By Alexander Geralis
Summary: The cryptocurrency space had an eventful July. Not only did the Bitcoin network prepare for the Bitcoin Cash hard fork, but the SEC also released a scathing report on ICO token sales. Given the uncertainty that lies ahead for ICOs, legal experts and compliancy firms are quickly gearing up to protect both investors and creators of ICOs. Cointelegraph keeps you up to date with the latest and most important regulatory news in digital currencies.
Thin red line
Potential ICO investors and those planning token sales were rocked earlier this month when the SEC issued a report on July 25. The SEC report offered a scathing indictment of ICOs, ruling that the vast majority of “initial coin offerings” were actually securities offerings dressed up under a thin veil.
We at Cointelegraph are in touch with some of the leading legal experts in the digital currency space, but there are not yet any clear guidelines for what the SEC might require in the future. Many planned are ICOs are still going ahead, but some are considering excluding US residents. This is not an ideal solution, however, as it seriously limits the amount of capital that such offerings might raise.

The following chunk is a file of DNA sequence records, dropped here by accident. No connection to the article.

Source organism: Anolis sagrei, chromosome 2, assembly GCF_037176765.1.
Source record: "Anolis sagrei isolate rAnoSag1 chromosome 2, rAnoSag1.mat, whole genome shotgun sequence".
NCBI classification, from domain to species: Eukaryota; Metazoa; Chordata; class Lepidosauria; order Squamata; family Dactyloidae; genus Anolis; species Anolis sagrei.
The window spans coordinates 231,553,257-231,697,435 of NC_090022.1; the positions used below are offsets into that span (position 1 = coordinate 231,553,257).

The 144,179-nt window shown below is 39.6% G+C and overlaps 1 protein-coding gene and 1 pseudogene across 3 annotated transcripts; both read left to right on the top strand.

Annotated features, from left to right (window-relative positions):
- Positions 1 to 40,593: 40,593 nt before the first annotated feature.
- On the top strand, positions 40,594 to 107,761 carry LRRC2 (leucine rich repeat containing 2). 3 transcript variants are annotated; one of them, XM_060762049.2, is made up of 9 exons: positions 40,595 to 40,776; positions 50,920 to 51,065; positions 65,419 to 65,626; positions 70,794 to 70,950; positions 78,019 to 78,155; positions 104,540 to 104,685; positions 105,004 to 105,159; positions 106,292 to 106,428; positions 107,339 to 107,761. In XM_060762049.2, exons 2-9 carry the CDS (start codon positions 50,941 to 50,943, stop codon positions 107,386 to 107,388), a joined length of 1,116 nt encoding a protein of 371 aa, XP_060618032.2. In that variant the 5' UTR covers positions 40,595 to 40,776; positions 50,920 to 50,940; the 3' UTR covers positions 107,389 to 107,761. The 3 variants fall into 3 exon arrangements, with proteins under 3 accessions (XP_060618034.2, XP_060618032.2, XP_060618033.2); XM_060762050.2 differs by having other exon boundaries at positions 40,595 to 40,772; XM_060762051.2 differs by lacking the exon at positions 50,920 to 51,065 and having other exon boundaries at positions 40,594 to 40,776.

Ultimately, compliance costs are going to set a higher bar for entry into the ICO space. Companies contemplating ICOs will have to do thorough due diligence in order to avoid stepping afoul of regulators. This will limit the number of scammers able to solicit ICO funds, but it will also prove challenging to legitimate startups that need ICO funds in order to develop their products.
“I think the SEC Guidance regarding the DAO offering and the FBI’s takedown of BTC-e serves as notice to all issuers that their offerings are under scrutiny and they will be held accountable for breaking the law. While these actions have chilled the ICO market, they need not because platforms like Securrency ensure companies’ offerings are conducted lawfully, no matter where in the world their investors are located.”
– Ted Moskovitz, Securrency advisor and former SEC lawyer
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